3. Turn left and walk out of the village, and then fork left along the narrow road signed to Downton and Upton Magna. After crossing the old canal and reaching the overhead power line, turn left through a gate and walk along the left side of the hedge. Climb gently towards the steep edge of Haughmond Hill. At the top of the field, go through the gap in the fence onto a clear path running round the hill, and turn right here. The path soon divides and we fork left beginning to go uphill, following a red arrow. Pass a small quarry on the right of the path, and keep climbing. Reach cross paths where the red arrow points left, but keep ahead about 30 yards. Here is another marker post at a T-junction with a broader path - and blue arrows pointing right and left. We are really going to the right, but first we must visit the top of hill noticed earlier whilst walking from Uffington. The path soon leads us out into the open with stunning views across to the west, looking over Shrewsbury with the spires of St. Mary's and St. Alkmund being most prominent, together with the tall column on which stands the statue of Lt.General Rowland Lord Hill. This is Douglas's Leap, named after the Earl of Douglas who came here in flight, from the Battle of Shrewsbury (AD1435). Ancient ramparts of the Iron Age fort are located to the right, on the edge of the escarpment. There was formerly a folly on this site, according to 19th century paintings of the hill.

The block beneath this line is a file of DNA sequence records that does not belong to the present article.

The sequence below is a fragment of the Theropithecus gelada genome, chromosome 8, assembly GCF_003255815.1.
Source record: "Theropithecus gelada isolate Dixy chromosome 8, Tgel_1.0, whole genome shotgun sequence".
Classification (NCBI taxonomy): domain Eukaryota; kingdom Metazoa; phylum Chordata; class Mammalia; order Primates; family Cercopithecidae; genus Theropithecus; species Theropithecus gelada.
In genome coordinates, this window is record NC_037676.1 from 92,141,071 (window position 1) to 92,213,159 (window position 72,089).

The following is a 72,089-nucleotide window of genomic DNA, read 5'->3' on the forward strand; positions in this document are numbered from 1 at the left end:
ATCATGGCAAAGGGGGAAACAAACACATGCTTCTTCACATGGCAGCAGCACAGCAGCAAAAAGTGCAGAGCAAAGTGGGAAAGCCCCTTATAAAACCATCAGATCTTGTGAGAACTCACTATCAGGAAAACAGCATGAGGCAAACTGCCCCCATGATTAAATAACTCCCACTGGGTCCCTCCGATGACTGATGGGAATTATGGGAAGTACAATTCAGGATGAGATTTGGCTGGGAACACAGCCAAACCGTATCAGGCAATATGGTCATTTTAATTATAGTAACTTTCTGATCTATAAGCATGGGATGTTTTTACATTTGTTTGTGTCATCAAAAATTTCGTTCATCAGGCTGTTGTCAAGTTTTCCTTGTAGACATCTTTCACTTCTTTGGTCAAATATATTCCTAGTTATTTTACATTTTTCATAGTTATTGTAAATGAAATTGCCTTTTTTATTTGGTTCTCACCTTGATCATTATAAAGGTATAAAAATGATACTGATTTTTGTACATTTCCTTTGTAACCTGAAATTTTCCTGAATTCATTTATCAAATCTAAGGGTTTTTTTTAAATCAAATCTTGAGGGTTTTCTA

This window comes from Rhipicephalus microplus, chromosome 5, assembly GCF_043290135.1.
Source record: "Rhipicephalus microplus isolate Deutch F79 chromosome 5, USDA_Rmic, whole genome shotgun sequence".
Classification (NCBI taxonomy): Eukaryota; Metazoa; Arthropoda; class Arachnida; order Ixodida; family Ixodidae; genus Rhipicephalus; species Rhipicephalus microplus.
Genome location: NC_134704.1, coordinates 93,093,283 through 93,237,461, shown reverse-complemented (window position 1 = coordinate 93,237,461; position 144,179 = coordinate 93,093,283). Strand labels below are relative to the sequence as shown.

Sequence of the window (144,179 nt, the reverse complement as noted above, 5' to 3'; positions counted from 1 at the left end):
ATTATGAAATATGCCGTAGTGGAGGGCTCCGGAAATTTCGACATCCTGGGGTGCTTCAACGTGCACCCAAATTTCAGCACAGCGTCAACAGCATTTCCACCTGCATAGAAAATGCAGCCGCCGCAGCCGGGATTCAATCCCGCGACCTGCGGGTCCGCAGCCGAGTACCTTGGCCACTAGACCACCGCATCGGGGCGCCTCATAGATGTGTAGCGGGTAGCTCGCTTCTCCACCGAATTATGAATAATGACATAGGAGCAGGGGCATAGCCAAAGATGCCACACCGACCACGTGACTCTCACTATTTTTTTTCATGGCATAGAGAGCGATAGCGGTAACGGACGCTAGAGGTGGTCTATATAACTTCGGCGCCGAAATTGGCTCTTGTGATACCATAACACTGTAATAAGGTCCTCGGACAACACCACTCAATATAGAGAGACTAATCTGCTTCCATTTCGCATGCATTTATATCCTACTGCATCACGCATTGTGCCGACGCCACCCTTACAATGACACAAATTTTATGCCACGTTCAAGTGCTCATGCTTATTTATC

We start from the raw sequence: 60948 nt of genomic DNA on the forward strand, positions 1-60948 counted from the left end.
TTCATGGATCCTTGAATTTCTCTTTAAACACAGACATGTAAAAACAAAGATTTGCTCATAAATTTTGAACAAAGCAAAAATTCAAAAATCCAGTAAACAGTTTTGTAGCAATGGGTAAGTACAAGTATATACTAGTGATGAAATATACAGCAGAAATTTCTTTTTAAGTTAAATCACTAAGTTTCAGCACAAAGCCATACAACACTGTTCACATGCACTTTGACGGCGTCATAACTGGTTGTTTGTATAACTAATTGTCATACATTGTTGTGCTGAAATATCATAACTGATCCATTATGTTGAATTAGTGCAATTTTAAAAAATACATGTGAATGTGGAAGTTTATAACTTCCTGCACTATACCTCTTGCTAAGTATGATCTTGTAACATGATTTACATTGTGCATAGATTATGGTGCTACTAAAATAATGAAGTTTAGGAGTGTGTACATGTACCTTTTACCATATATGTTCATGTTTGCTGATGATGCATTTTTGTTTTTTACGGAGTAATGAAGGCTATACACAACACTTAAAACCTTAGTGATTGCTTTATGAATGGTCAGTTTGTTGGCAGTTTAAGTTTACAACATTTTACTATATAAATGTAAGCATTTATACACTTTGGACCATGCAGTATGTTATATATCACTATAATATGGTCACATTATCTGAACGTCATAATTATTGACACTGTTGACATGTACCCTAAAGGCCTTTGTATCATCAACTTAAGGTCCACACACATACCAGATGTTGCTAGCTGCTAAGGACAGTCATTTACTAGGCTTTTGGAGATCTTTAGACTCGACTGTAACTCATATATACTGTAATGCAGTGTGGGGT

4. Retrace steps along the blue route, passing the point where we came up the hillside from the right, and keeping straight on beyond there. Reach a major track and turn right, still with the blue arrow. When the blue route turns right, keep straight ahead along the main track. The woods are varied with stands of different trees but there are also open patches providing a wide range of habitats for wild life. Pass the triangulation point a few yards to the right (153 metres), but keep straight ahead. The blue route soon comes in to join from the right and we just continue ahead, and we are soon joined by the red route coming in from the left. The track divides and we take the left fork (now on the red and the blue routes) and soon come out to the edge of the woods. Follow the blue and red, as we move back into the trees again - and walk on through a stand of conifers. We are joined by a path from the left and our path turns to the right, with a recently felled patch on our left. Now follow the clear path as it winds through the trees back to the starting point and the car park.
Retired geography teacher Roy Woodcock has written 13 books of walks (on Kent, Sussex, Chilterns, Cotswolds, the Lake District, Herefordshire, Shropshire, Worcestershire, Severn Valley, and Wye Valley). He is still finding new places to explore but now walks shorter distances - and more slowly - and is finding this equally enjoyable.